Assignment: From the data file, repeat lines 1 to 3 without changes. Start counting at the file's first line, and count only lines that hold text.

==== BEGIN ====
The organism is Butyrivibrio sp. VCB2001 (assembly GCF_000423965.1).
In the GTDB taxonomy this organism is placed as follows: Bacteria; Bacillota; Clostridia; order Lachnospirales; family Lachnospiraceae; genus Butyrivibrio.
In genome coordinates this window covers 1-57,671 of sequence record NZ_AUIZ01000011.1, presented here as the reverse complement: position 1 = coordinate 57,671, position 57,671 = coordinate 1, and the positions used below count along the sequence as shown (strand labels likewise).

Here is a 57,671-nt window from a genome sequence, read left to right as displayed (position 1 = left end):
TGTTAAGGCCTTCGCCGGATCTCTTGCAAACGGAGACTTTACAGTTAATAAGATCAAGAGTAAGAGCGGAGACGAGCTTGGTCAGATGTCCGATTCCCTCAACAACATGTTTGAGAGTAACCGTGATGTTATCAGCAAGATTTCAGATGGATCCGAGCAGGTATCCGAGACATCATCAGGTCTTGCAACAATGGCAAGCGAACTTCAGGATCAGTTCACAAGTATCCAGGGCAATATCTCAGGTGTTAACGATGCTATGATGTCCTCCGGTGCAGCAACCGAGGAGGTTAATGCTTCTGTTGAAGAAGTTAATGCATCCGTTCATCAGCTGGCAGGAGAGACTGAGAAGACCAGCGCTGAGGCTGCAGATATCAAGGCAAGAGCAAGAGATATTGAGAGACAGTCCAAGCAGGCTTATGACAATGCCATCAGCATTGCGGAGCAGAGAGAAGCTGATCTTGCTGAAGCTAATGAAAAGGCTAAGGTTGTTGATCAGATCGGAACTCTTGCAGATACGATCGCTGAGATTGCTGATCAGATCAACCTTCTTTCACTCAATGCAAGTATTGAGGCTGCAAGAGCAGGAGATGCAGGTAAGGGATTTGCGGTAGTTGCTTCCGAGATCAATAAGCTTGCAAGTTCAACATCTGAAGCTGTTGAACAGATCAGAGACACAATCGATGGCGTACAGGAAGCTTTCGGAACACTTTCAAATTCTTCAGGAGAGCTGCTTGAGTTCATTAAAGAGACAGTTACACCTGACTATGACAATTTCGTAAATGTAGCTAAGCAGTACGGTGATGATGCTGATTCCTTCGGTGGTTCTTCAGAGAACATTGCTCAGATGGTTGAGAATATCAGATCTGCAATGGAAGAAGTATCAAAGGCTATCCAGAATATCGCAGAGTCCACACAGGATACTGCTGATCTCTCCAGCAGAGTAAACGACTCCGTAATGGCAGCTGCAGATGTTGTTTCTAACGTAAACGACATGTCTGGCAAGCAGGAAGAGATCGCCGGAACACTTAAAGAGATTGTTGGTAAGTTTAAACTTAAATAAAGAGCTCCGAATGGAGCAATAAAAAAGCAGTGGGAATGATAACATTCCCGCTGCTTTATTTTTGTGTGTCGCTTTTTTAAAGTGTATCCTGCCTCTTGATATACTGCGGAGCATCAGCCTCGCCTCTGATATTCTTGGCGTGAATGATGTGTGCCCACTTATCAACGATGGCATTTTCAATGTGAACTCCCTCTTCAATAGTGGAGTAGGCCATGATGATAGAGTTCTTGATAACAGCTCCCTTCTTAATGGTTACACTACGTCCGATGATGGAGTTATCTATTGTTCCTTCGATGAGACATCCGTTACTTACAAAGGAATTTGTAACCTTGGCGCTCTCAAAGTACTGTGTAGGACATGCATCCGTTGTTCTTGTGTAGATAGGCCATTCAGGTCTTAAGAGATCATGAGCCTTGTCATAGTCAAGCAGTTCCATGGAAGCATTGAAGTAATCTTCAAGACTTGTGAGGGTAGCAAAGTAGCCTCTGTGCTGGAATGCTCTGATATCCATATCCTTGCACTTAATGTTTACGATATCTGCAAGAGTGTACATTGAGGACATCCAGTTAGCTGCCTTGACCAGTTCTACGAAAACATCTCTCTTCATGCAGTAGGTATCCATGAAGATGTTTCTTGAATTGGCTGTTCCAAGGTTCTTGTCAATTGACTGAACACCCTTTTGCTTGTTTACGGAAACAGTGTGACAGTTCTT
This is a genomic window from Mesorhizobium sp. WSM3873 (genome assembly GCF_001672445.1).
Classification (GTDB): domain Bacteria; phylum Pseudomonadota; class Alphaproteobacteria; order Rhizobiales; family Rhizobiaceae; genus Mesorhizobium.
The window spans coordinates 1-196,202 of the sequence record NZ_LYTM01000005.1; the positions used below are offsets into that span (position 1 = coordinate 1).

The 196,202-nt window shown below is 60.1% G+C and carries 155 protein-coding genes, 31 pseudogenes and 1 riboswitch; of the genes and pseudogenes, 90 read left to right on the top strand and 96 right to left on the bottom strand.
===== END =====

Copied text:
The organism is Butyrivibrio sp. VCB2001 (assembly GCF_000423965.1).
In the GTDB taxonomy this organism is placed as follows: Bacteria; Bacillota; Clostridia; order Lachnospirales; family Lachnospiraceae; genus Butyrivibrio.
In genome coordinates this window covers 1-57,671 of sequence record NZ_AUIZ01000011.1, presented here as the reverse complement: position 1 = coordinate 57,671, position 57,671 = coordinate 1, and the positions used below count along the sequence as shown (strand labels likewise).